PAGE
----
I read a blog about a very large family in the US. I daren’t tell you who they are. I can’t link to it in case the blogger loses her temper and contacts me. I know for a fact she does that kind of thing. She’s THAT fearless. I bet she approaches teenagers in the park and asks them to stop smoking and swearing too. I am utterly fascinated by her. She has over 10 children, cooks from scratch every day and always seems so patient in her blog posts. The perfect Mum. Much like the one in Topsy & Tim.
Don’t even get me started about Topsy and Tim’s Mum. If you haven’t seen this programme check Cbeebies out. T & Ts Mum is perfect. She never shouts, hugs her children when they break her vase, plays fun games like dens when the rest of the house is going to rack and ruin, plus she always smiles at her husband when he arrives home rather than asking where he’s been or why he’s late or if he picked up a bottle of wine on the way home because it really has been one of those days. And she’s thin. Oh and she never checks Facebook on her phone when the kids are about. I hate her.
Anyway, this other Mum, the blogger one. It can’t be true can it? Her patience and general Zen like state. No one is that nice. Imagine 10 kids! Imagine the amount of abandoned socks, the volume of plastic plates that never properly dry in the dishwasher and thus make double the work and have to be dried AGAIN on the rack. Imagine the amount of times she has said ‘do not lick your brother’s arm’ or similar. She must be on the gin every night. Either that or she’s a liar. Maybe the blog is an alternative reality for her. A fictitious diary of the mother she wants to be. Oh I do hope so. She makes me feel inadequate.
Anyway, here’s a really lovely quiche recipe. It’s not that hard, but if it’s a bottle of wine day then maybe buy the pastry.
Lots more recipes like this in my book, Recipes from a Normal Mum, out now… on Amazon, with The Book People, at Sainsbury’s, Morrisons, Waitrose (where it’s book of the month) and many smaller outlets.
200g uncooked salmon, cut into cubes (approx weight)
5 – 6 asparagus spears
75g Gruyère or other hard cheese
Lots of freshly ground black pepper
To make the pastry using a stand mixer, use the flat beater to make the flour and butter into breadcrumbs at a low speed. Add black pepper and then on speed 1 add icy cold water until the pastry JUST comes together. Or to make the pastry by hand, rub the fat in to the flour, add pepper and then add icy cold water until the pastry just comes together using a blunt knife to full together. Pat into a flat circle shape, wrap the pastry in clingfilm and refrigerate for an hour.
Line a 23cm quiche tin with a loose bottom with the pastry, rolling to about 3mm thick, using a little extra flour for rolling. Trim the edges (roll a rolling pin over the top for a quick way to do this) and chill or freeze if possible for another 30 minutes. Then pop greaseproof paper into the shell, fill with baking beans or uncooked rice and bake in a preheated 200C/Gas 6 oven for 20 minutes. Then remove the beans and paper and bake for another 10 minutes until the bottom of the pastry shell is fully cooked. Remove from the oven.
Place the salmon onto the pastry shell then take the asparagus and break off at the bottom of the stems – you’re aiming to let the asparagus naturally break at the point where the asparagus stops being delicious and crisp and starts being woody. Chuck the woody bits away and keep the crisp asparagus stems with the feathery tops. Whisk together the eggs and cream, pour over the salmon then place the asparagus over the top. Lastly grate the cheese over the top and bake for about 20 minutes until golden brown and well set. Leave to cool on a wire rack or serve warm.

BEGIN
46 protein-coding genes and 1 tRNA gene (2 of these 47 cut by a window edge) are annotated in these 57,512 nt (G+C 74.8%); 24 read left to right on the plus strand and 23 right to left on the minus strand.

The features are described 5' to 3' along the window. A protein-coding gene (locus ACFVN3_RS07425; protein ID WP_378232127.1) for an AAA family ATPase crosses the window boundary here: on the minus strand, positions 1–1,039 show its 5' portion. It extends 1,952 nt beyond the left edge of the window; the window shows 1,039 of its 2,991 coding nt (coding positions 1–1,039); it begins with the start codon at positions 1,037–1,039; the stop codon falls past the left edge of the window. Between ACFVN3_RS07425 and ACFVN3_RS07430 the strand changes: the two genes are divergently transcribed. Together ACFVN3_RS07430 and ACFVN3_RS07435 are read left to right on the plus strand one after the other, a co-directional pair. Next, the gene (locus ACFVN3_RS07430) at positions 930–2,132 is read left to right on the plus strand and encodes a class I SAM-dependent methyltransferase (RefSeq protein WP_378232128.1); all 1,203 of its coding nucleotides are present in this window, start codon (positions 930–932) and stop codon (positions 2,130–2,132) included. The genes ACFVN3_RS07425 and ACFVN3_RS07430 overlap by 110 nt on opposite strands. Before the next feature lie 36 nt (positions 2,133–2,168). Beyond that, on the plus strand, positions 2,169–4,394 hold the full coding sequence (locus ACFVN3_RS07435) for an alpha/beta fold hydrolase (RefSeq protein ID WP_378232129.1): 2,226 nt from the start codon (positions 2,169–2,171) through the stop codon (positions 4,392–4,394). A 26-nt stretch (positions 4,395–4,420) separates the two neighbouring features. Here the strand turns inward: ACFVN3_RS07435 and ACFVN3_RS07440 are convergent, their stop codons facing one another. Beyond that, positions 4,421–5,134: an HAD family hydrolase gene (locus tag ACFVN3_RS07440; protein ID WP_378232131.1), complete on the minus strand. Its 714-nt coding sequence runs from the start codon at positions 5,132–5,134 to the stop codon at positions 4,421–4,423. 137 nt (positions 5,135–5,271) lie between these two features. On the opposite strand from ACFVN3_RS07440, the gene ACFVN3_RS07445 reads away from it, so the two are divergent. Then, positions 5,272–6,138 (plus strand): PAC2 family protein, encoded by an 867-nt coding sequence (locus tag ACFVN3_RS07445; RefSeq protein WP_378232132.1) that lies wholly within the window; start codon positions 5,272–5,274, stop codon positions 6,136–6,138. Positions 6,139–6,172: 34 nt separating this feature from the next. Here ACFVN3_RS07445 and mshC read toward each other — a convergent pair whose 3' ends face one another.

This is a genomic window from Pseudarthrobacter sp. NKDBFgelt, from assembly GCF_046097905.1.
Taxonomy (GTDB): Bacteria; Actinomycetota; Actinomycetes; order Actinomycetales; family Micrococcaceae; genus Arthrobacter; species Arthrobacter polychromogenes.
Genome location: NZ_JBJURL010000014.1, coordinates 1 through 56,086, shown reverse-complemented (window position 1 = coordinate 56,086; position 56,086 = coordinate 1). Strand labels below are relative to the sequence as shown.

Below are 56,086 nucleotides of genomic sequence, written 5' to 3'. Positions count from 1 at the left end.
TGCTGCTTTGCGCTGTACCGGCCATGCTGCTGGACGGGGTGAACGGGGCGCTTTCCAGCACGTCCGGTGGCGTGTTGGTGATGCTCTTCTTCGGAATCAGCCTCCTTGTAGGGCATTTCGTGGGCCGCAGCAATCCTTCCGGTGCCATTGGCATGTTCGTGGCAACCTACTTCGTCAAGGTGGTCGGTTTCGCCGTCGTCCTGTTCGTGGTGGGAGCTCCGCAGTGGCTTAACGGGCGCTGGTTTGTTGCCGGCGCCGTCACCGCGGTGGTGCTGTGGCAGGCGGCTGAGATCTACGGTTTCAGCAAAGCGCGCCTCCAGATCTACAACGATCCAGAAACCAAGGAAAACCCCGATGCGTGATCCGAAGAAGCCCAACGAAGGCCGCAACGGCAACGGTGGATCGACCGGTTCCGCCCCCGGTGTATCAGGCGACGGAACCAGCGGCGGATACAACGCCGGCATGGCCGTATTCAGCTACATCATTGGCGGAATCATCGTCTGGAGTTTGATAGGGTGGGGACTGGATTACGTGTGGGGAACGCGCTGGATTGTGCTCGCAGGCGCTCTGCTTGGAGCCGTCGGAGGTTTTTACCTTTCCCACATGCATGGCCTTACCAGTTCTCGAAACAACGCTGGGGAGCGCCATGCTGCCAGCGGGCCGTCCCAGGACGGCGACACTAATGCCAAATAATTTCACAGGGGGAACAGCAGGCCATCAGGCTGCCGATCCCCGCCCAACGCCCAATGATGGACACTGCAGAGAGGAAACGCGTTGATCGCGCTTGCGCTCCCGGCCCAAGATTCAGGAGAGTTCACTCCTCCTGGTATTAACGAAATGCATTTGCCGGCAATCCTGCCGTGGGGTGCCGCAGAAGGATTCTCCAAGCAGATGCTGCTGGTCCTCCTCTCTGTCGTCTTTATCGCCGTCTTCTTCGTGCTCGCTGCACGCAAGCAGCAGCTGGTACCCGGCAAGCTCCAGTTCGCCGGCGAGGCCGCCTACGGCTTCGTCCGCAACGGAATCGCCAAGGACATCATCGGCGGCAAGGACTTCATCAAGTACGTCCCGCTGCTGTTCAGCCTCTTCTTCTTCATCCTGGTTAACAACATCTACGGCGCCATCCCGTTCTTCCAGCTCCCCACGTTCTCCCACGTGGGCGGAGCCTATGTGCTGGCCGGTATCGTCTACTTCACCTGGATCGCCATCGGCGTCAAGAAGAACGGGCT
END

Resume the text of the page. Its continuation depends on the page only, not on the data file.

I am a barbecue snob. I’m not happy or indeed impressed by a few burgers and a sausage or two. Add to that a pack of pre bought coleslaw and whilst it’s a little better, I’m still a bit disappointed. Maybe I’m in the minority, but for me barbecues are made by the sides. The salads, the salsas, the dips, the cocktails, the relishes and the breads. Oh and the beer, the cold beer adorned with wedges of lime. I do love sausages, kebabs and burgers (especially burgers when stuffed with blue cheese) but they’re nothing without their pals.
And the key to a good barbecue side dish? Make it ahead. Don’t stress out on the day trying to be superwoman or man in the kitchen. Have it all pre-prepped and then you can don a hat, an apron, brandish those tongs and stay by the fire. Beer in hand.
Makes enough for 4 as a main or 8 or more as a side
1 x small head of cauliflower, cut into 3 – 4cm florets
3 tbsp groundnut/vegetable oil
2 tbsp cumin seeds
1 tbsp black pepper
1 tsp salt
200g bulgar wheat
20g fresh coriander
Turn the oven onto 200C/gas mark 6. Mix the cauliflower, oil, cumin, pepper and salt together in a large roasting tray. Roast for 20 minutes until the cauliflower has started to colour and a knife easily passes through the stalks. Remove from the oven and leave to cool.
Meanwhile boil the bulgar wheat according to the packet instructions then drain and mix with the cauliflower in the roasting tin. Leave to cool or serve warm with chopped fresh coriander.
I’m a mum of 3 boys, a cookbook writer and also a finalist on the 2011 Great British Bake Off.
I’ve decided to record the recipes I use, partly to save them somewhere and partly in case someone else might like to use them...
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